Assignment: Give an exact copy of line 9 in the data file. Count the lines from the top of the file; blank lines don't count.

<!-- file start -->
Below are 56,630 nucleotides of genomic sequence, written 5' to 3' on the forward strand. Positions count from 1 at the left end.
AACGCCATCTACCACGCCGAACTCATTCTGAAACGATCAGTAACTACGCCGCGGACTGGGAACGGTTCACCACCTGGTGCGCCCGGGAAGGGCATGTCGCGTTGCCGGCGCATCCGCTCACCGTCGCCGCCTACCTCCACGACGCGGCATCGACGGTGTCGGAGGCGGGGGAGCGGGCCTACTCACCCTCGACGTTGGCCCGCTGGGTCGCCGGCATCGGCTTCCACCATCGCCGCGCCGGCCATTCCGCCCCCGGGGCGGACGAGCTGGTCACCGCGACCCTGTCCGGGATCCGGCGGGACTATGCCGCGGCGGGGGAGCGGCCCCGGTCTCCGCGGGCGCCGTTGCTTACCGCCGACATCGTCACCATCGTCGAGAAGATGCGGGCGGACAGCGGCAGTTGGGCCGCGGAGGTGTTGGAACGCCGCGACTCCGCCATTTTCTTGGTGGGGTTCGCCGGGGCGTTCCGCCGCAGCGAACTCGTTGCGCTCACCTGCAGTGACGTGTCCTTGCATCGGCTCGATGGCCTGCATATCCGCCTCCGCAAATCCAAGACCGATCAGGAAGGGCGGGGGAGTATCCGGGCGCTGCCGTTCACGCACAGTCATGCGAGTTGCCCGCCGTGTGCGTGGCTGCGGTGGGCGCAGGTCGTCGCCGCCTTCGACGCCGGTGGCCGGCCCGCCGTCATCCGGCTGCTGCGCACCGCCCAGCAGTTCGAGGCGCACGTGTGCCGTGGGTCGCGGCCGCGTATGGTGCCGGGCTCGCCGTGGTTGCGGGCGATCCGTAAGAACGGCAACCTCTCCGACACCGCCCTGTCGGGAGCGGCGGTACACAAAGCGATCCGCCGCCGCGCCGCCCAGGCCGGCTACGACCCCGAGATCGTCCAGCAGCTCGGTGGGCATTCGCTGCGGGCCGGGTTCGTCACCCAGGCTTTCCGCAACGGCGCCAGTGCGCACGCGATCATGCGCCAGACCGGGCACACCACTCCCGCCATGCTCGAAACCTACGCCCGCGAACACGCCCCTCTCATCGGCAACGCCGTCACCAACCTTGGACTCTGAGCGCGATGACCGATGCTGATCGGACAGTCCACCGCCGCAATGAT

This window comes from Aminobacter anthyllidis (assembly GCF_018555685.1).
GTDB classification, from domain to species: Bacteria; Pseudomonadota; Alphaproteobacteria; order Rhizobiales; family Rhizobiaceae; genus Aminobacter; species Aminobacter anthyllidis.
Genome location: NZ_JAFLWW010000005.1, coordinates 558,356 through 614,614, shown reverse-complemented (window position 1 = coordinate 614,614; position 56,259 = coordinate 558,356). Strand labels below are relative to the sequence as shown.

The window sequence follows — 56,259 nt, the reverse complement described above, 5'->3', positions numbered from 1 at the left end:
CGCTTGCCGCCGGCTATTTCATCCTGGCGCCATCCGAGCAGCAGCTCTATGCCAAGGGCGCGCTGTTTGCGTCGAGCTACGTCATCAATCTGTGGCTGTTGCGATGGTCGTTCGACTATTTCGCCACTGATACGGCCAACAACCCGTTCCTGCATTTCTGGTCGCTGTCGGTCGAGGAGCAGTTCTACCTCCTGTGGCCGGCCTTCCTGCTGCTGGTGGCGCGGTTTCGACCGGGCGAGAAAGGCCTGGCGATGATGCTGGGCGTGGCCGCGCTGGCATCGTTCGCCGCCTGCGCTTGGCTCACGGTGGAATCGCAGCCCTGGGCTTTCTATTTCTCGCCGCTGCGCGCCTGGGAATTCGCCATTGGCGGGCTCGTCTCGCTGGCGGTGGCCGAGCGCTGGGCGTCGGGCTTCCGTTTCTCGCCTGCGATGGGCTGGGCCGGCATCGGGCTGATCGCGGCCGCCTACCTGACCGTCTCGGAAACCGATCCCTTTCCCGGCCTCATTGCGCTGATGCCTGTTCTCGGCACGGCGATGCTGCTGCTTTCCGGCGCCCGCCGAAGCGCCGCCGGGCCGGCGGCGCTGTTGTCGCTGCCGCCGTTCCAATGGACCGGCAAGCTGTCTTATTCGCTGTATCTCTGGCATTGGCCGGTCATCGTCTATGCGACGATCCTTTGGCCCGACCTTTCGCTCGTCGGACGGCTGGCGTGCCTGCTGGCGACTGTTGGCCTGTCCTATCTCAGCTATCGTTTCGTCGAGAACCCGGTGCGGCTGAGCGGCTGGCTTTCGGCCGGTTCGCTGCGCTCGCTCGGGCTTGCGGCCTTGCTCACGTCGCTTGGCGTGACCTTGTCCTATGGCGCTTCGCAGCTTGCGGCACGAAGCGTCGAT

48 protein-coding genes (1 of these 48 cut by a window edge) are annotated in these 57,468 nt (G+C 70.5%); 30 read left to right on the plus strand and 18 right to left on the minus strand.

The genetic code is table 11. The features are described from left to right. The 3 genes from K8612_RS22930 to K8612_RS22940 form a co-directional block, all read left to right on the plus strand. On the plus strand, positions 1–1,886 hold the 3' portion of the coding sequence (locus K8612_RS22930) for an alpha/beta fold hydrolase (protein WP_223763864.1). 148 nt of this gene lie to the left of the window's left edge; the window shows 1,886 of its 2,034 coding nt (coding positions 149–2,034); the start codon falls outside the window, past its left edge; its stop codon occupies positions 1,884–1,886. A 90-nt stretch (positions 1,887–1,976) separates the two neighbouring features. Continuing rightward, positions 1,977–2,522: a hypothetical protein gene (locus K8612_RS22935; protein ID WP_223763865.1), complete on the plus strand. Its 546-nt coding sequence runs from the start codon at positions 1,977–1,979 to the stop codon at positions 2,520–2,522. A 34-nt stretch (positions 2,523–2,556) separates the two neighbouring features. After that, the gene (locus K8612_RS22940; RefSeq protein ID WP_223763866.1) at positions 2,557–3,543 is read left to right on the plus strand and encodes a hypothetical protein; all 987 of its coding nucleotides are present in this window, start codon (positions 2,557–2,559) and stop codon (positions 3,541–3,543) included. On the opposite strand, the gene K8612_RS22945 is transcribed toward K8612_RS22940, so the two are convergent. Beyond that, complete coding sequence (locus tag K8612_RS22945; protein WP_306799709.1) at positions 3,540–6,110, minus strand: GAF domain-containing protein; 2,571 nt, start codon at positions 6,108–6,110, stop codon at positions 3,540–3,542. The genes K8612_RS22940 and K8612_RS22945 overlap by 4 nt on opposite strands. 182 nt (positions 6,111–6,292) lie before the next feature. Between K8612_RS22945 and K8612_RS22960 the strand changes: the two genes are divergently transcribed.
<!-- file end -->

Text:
The genetic code is table 11. The features are described from left to right. The 3 genes from K8612_RS22930 to K8612_RS22940 form a co-directional block, all read left to right on the plus strand. On the plus strand, positions 1–1,886 hold the 3' portion of the coding sequence (locus K8612_RS22930) for an alpha/beta fold hydrolase (protein WP_223763864.1). 148 nt of this gene lie to the left of the window's left edge; the window shows 1,886 of its 2,034 coding nt (coding positions 149–2,034); the start codon falls outside the window, past its left edge; its stop codon occupies positions 1,884–1,886. A 90-nt stretch (positions 1,887–1,976) separates the two neighbouring features. Continuing rightward, positions 1,977–2,522: a hypothetical protein gene (locus K8612_RS22935; protein ID WP_223763865.1), complete on the plus strand. Its 546-nt coding sequence runs from the start codon at positions 1,977–1,979 to the stop codon at positions 2,520–2,522. A 34-nt stretch (positions 2,523–2,556) separates the two neighbouring features. After that, the gene (locus K8612_RS22940; RefSeq protein ID WP_223763866.1) at positions 2,557–3,543 is read left to right on the plus strand and encodes a hypothetical protein; all 987 of its coding nucleotides are present in this window, start codon (positions 2,557–2,559) and stop codon (positions 3,541–3,543) included. On the opposite strand, the gene K8612_RS22945 is transcribed toward K8612_RS22940, so the two are convergent. Beyond that, complete coding sequence (locus tag K8612_RS22945; protein WP_306799709.1) at positions 3,540–6,110, minus strand: GAF domain-containing protein; 2,571 nt, start codon at positions 6,108–6,110, stop codon at positions 3,540–3,542. The genes K8612_RS22940 and K8612_RS22945 overlap by 4 nt on opposite strands. 182 nt (positions 6,111–6,292) lie before the next feature. Between K8612_RS22945 and K8612_RS22960 the strand changes: the two genes are divergently transcribed.